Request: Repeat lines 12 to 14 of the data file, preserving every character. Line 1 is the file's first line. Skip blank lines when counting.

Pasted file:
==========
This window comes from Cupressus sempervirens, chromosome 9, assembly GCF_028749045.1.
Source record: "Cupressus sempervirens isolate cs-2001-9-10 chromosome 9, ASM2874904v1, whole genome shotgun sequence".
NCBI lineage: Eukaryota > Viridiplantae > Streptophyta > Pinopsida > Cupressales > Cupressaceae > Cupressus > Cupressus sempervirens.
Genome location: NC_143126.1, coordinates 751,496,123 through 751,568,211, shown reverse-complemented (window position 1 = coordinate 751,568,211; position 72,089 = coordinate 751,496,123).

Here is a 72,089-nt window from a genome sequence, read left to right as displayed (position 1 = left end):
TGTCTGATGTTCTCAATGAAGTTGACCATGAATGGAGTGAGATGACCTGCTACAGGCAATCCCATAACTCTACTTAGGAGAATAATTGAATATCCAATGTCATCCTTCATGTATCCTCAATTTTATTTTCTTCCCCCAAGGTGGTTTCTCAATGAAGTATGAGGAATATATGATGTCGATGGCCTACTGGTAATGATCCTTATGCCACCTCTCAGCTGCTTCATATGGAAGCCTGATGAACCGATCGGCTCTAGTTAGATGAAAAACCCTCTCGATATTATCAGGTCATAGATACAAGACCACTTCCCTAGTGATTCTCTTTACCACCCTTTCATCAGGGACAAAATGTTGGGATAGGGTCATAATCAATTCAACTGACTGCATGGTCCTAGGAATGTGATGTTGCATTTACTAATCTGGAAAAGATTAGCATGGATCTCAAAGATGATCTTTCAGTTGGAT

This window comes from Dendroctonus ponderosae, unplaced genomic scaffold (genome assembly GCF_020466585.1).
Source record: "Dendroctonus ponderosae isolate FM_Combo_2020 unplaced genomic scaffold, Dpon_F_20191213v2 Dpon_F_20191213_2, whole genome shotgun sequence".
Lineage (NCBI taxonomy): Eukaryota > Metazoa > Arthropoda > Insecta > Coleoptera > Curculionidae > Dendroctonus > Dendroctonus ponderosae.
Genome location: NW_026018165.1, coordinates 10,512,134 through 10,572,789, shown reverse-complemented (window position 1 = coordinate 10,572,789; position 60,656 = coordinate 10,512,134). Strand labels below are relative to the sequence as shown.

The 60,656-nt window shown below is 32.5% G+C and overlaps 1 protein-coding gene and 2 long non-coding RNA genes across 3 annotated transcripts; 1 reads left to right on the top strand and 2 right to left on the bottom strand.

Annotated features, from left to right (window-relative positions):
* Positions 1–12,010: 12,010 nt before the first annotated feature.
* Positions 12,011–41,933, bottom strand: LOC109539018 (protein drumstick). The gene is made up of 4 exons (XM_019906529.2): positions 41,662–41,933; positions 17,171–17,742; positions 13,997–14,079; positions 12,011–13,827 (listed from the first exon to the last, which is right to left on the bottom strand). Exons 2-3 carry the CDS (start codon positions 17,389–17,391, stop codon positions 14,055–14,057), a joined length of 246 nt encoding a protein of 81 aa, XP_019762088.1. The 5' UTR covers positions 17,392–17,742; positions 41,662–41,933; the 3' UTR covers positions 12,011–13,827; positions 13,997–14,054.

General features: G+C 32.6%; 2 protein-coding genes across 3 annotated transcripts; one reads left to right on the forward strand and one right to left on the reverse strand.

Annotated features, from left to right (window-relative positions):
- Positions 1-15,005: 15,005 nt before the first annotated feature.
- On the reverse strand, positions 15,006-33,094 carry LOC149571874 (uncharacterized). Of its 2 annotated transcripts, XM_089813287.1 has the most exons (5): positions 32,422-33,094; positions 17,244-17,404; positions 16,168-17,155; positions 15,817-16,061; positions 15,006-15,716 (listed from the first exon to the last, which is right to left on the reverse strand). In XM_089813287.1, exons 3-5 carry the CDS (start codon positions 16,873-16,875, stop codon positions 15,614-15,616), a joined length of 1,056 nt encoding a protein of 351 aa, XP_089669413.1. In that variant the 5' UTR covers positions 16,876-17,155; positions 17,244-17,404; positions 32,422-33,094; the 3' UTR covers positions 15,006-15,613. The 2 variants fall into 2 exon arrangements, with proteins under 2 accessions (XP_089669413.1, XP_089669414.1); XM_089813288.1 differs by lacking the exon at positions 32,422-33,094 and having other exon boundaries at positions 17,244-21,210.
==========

Annotated features, from left to right (window-relative positions):
* Positions 1–12,010: 12,010 nt before the first annotated feature.
* Positions 12,011–41,933, bottom strand: LOC109539018 (protein drumstick). The gene is made up of 4 exons (XM_019906529.2): positions 41,662–41,933; positions 17,171–17,742; positions 13,997–14,079; positions 12,011–13,827 (listed from the first exon to the last, which is right to left on the bottom strand). Exons 2-3 carry the CDS (start codon positions 17,389–17,391, stop codon positions 14,055–14,057), a joined length of 246 nt encoding a protein of 81 aa, XP_019762088.1. The 5' UTR covers positions 17,392–17,742; positions 41,662–41,933; the 3' UTR covers positions 12,011–13,827; positions 13,997–14,054.